The kinds of attention that scholarly articles receive often tell interesting stories. In the “Interactions” weekly series of blog posts, we look at how intertwining conversations and differing views of the general public, scientists, medical professionals, and science communicators contribute to the overall impact of a scholarly article.
Science in the making
Science is shared online for many reasons, and in the short-term, exciting, novel findings are what typically seep into the public’s consciousness. And yet, a number of long-term, ongoing online discussions concern so-called “science-making”, a subject that can encompass everything from publication processes to research ethics to the scientific method. In medicine, science-making discussions are immensely valuable for scientists and clinicians, because such introspection helps to improve the way that evidence is collected and subsequently interpreted in the clinic. For the general public, following discussions about science-making is educational. Understanding the processes, strengths, and limitations of scientific inquiry can help non-scientists to assess whether medical claims are sensationalised in the media, while also informing better treatment choices for personal medical care. In spite of the benefits for including the general public in conversations about how science is done (rather than simply what has been found), much of the science-making debate is often only known by academics. An exception to this comes from an article published in 2003 in BMJ, which dealt with limitations in randomised controlled clinical trials as the “gold standard” for how clinicians evaluate the effectiveness of medical treatments. By examining an utterly ridiculous problem (whether or not parachutes were effective at preventing death or major trauma from falls) in the format of a systematic review, the sarcastic article made a case for common sense, igniting a much wider discussion about evidence-based medicine.
Tackling a serious topic with humour
The BMJ article, written by Smith and Pell, was comically titled “Parachute use to prevent death and major trauma related to gravitational challenge: systematic review of randomised controlled trials”.
With a nod to Jane Austen’s Pride and Prejudice, the authors posed the overarching problem:
“It is a truth universally acknowledged that a medical intervention justified by observational data must be in want of verification through a randomised controlled trial.”
Encapsulated in the dry, sarcastic humour was the argument against the medical community’s obsession with evidence-based medicine. By concluding that parachute use has never been shown in human clinical trials to prevent death or major injury, the authors criticised the over-reliance of clinicians upon the results of double-blind, randomised, placebo-controlled trials, especially if observational data would actually be convincing enough. In the parachute example, the obvious fact that parachutes save lives should suffice, and clinical trials to determine efficacy are certainly unnecessary. (Randomised controlled trials widely are regarded by clinicians as the highest form of medical evidence, and are designed to evaluate the effectiveness of an active treatment against a placebo. The evidence of “evidence-based” medicine refers specifically to what is indicated by randomised controlled trials.)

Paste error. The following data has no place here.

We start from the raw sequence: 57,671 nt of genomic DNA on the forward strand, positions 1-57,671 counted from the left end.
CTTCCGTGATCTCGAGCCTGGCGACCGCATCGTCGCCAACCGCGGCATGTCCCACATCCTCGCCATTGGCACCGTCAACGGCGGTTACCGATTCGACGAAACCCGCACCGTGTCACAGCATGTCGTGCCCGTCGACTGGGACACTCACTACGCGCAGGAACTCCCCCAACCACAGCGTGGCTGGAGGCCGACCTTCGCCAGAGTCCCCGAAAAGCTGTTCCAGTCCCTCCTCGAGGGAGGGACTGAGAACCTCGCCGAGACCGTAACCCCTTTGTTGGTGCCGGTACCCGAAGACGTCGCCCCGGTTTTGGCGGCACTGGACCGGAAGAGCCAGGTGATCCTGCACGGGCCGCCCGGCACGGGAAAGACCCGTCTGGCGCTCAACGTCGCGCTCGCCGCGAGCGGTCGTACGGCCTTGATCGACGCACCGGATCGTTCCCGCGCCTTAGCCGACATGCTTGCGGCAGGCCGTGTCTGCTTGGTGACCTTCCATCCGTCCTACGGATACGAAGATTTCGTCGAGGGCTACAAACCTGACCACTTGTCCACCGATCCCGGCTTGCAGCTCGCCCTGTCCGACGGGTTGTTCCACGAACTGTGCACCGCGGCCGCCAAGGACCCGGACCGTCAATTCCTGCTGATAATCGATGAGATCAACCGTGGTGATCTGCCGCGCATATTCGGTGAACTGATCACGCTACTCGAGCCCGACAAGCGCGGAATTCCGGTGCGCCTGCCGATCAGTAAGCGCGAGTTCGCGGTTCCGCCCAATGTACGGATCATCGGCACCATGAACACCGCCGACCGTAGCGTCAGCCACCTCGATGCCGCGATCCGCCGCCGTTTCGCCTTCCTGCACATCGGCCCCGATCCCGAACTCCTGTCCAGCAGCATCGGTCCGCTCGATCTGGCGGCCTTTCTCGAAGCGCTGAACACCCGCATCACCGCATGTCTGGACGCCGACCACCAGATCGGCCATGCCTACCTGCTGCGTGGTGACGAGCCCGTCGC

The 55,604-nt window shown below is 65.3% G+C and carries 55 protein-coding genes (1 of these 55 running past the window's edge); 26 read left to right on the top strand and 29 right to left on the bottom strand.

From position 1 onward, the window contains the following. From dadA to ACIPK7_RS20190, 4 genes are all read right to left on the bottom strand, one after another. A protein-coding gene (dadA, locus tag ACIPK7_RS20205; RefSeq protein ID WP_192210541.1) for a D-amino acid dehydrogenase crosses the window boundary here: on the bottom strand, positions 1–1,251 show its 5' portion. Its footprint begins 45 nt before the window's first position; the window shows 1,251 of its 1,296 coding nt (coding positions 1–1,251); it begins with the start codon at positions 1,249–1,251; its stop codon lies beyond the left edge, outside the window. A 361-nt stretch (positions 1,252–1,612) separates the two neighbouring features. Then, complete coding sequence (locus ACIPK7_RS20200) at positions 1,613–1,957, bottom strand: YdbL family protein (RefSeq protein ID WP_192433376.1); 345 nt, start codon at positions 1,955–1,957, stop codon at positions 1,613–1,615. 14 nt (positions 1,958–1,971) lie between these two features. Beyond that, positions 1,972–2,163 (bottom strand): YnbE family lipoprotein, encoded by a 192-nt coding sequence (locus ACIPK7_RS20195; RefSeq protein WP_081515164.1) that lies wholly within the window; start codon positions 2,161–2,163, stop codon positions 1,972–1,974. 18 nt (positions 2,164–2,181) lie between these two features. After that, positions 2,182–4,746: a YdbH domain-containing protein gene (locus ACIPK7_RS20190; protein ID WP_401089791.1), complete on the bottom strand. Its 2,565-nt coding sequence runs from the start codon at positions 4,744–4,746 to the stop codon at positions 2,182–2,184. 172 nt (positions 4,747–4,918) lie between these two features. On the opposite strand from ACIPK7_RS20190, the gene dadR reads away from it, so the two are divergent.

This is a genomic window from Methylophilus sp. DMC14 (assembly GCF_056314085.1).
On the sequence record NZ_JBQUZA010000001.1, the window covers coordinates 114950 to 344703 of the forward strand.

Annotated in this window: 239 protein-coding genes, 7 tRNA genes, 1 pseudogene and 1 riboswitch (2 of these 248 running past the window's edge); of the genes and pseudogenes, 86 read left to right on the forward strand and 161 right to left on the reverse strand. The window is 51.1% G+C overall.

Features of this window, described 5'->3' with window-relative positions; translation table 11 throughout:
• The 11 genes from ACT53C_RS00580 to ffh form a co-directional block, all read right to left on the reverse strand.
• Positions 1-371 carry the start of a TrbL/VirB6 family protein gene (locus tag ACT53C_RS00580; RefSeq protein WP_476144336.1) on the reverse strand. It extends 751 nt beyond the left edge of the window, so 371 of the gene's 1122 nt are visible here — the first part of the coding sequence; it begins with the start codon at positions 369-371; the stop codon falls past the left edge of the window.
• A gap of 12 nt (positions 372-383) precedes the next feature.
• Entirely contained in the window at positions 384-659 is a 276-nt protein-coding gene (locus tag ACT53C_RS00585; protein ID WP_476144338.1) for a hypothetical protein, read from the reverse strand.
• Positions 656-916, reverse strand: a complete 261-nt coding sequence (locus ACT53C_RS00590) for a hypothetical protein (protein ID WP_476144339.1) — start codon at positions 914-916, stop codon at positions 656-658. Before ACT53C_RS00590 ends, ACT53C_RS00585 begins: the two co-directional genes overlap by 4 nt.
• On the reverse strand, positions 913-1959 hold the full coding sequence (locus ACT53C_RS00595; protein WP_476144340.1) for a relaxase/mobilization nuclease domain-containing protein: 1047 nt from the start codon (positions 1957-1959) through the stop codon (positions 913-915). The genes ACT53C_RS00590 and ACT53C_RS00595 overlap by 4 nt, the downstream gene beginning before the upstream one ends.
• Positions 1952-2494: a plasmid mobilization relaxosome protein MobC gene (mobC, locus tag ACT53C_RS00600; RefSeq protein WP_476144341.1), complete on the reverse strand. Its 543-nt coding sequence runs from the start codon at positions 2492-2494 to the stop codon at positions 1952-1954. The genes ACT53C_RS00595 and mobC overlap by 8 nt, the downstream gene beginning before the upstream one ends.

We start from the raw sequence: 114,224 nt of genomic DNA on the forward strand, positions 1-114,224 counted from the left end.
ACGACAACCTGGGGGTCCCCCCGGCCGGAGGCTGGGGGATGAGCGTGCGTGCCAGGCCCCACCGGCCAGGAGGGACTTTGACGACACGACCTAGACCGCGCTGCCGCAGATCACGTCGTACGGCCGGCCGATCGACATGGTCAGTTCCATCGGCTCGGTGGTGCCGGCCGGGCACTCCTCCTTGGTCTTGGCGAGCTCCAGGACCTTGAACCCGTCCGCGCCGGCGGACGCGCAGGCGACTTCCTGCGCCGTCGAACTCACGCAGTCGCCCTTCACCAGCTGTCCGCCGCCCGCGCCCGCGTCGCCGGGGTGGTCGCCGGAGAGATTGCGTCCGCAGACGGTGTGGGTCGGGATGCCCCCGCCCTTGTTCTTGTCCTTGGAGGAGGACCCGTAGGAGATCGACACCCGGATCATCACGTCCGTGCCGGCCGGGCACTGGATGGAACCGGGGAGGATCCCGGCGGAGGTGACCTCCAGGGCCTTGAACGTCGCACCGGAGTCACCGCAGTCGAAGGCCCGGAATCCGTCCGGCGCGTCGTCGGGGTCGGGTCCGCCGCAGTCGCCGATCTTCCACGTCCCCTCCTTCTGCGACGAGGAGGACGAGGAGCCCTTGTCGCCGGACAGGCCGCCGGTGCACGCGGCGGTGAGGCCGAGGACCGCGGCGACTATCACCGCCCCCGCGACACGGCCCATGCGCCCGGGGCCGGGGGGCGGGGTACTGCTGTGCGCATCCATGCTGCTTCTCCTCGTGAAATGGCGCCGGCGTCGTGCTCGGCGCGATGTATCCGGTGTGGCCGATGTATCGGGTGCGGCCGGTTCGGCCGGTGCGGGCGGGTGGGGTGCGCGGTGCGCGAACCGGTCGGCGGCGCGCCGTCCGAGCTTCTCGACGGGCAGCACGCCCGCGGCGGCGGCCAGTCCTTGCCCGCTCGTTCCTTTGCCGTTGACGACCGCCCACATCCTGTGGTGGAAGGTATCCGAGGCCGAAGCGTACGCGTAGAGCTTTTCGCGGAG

A scathing but hilarious conclusion in a summary section of the article stated:
“Individuals that insist that all interventions need to be validated by a randomised controlled trial need to come down to earth with a bump.”
Discussing evidence-based medicine outside the clinic
The thought-provoking BMJ article prompted 42 reader letters. The reactions from academics were highly polarised, and while many appreciated the joke, others proclaimed their disdain for the article’s content. In contrast, online reactions were almost uniformly favourable. With the help of social media, as well as blog coverage, the article shot out of scholarly and medical circles to reach a broader audience. Certainly, it didn’t hurt to use humour as a means for capturing the interest of the general public. According to Altmetric data of the BMJ article collected from 2011 onwards, 60% of those who tweeted the article are members of the general public, whereas only 10% are clinicians. Online users widely praised the cleverness of the satire, as well as the importance of the arguments:
— Mark Bernstein (@eastgate) November 6, 2011
— Shannon P (@shannolater) September 13, 2011
Notably, in addition to the social media attention, various science blog posts also explored the issues raised by the article in detail, and also what may or may not need to be validated by evidence-based medicine, citing real-world examples of bariatric surgery for type 2 diabetes, obesity, and homeopathy. Making the salient points of the BMJ article accessible through excellent science communication, the blog Not Totally Rad discussed the parachute example while also contrasting evidence-based medicine with “science-based medicine”.
The online popularity of the article certainly shows that the logical arguments and euphemistic phrases of formal scientific writing are highly conducive for satire. But more importantly, the wide appeal of the article beyond academia demonstrates that humour can be a powerful tool that allows researchers and clinicians to raise the public’s involvement within important issues in science-making.